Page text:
Or order your own copy today to ensure you get to read what Level Renner says, “is ‘just another running book’ like the Boston Marathon is ‘just another road race’.” Pre-order by the end of October, and you’ll save 20-25%!
Read my new short story, “Idle Feet Do the Devil’s Work” at Fiction on the Web. (It’s the title cut from my forthcoming new book.)
Is it a tongue-in-cheek retelling of the Faustian tale where a man sells his ‘sole’ to the devil?
Or an illustration that winning at all costs comes at a high price?
That some escape?
That some don’t?
That some get hurt?
That ignoring all else, the devil is in taking the short cut, the empty promise, the hollow victory?
Or is it all about the shoes?
(Some readers might recognize the specific USATF-NE Grand Prix series that I used as a base for the story. Who knows? Maybe you were there.)
(This is the 17th post in a series that started here)
While I was on vacation, a reader asked about the average finish times for each age group at the Boston Marathon, divided by gender. Here’s the data:
Here’s a chart of the data:
(Quick reminder – this data set does not include wheelchair and handbike racers and is missing a few randomly scattered results due to imperfections in the process of obtaining the data.)
Got any questions? Your answer could be next!
(This is the 16th post in a series that started here)
After my post comparing 5K splits for women and men at the 2014 Boston Marathon, one reader asked to see comparable data from other years. Unfortunately, the 2013 data set is incomplete, and the BAA doesn’t post 5K splits from years prior to 2013, so 2014 is all we’ve got.
I was able to get 5K split data from the New York and Chicago Marathons for 2013. Gender information wasn’t readily available in the Chicago results, but I was able to create a chart comparing the results from New York for men and women.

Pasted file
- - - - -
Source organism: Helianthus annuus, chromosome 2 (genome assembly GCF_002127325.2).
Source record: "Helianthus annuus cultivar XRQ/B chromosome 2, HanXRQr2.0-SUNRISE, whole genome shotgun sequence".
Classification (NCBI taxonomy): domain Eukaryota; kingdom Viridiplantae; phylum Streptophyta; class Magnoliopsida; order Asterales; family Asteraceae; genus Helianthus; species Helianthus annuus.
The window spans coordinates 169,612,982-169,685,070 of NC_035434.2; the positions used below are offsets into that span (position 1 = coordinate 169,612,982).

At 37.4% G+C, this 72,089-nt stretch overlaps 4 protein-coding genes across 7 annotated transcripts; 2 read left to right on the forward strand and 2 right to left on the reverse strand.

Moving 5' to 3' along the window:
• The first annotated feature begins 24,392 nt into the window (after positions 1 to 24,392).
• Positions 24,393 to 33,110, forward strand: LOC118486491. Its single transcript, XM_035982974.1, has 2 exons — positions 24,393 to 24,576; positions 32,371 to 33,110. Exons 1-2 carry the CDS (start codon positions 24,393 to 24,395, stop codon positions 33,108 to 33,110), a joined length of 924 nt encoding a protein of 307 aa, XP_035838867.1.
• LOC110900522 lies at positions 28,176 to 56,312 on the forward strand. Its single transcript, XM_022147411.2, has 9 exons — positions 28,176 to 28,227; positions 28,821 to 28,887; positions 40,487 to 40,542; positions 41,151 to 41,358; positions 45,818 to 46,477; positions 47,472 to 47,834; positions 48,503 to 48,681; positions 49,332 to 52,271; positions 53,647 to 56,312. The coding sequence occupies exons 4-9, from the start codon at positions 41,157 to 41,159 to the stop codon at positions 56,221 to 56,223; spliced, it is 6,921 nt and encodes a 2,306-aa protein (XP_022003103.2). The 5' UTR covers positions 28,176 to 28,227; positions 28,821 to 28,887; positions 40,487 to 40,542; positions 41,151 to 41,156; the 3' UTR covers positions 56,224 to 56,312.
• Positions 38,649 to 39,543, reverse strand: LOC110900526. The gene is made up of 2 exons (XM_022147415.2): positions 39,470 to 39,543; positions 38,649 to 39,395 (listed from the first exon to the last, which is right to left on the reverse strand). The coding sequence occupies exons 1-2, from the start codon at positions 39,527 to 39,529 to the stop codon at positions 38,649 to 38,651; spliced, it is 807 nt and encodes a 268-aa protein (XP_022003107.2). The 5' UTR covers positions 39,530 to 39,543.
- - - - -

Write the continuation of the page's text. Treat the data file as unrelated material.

As I did for Boston, I divided the results up into half-hour groups, shifting the women’s groups to adjust for the difference in average finish times between men and women (about 25 minutes):
The difference between men and women at New York isn’t as distinct as it was in the Boston data, but you can still see that, on average, women seem more likely to be able to pick up the pace at the end of the race than men.
As fun as all this is, you need to keep in mind that these are average results from a wide variety of runners. They have some illustrative value, but they say very little about any individual competitor.
Let’s go back to Boston 2014 for an example to illustrate that point. The average man ran about 3:51, while the average woman ran 4:12-ish. To pick an individual totally at random, I ran a 3:47, which made me slightly faster than the average male. In spite of that, well over 4500 women finished ahead of me.
There’s some optimal pacing strategy, whatever it might be. Most people fail to hit it. On average, men might tend to go out too fast, while the average woman might save a little too much for the end, but individual differences far outweigh any predictive value this might have.
One thing for sure; whether or not you run an optimal race, I know which type of pacing is more fun.
We’re all either struggling with age now, or we will be soon enough. So everyone should read my article, “Growing Slow Is Mandatory” in the July/August Marathon & Beyond!
(This is the 15th post in a series that started here)
Here’s another look at the 5K splits for Boston 2014, this time divided up by age:
And here are the splits for Chicago 2013:
We saw earlier that when we divide up runners by finishing time, the faster runners tend to manage their effort so they have little energy left to accelerate at the end.
When we divide runners by age, it appears that the younger the runner, the more they seem to have left in the tank to expend by speeding up over the last 2K. The older runners don’t pick up the pace as much, if at all.
Even without the data to confirm it, I’m willing to bet that there’s a positive correlation between age and marathon experience. There are always exceptions – 27-year-olds with 15 marathons under their belt, and 60-year-olds running their first marathon – but customarily, the older you are, the more marathons you’ve run.
We generally assume that people learn through experience. Should we assume that experience teaches runners what the fastest runners seem to know, that they do better when they run more aggressively, using up energy earlier instead of saving it for the sprint to the finish?
Or that experience mellows older runners, making them less competitive, less likely to push as hard as possible at the end.
I know a lot of older runners. I’m betting on the former.
We’ll take another look at gender differences in my next post in this series.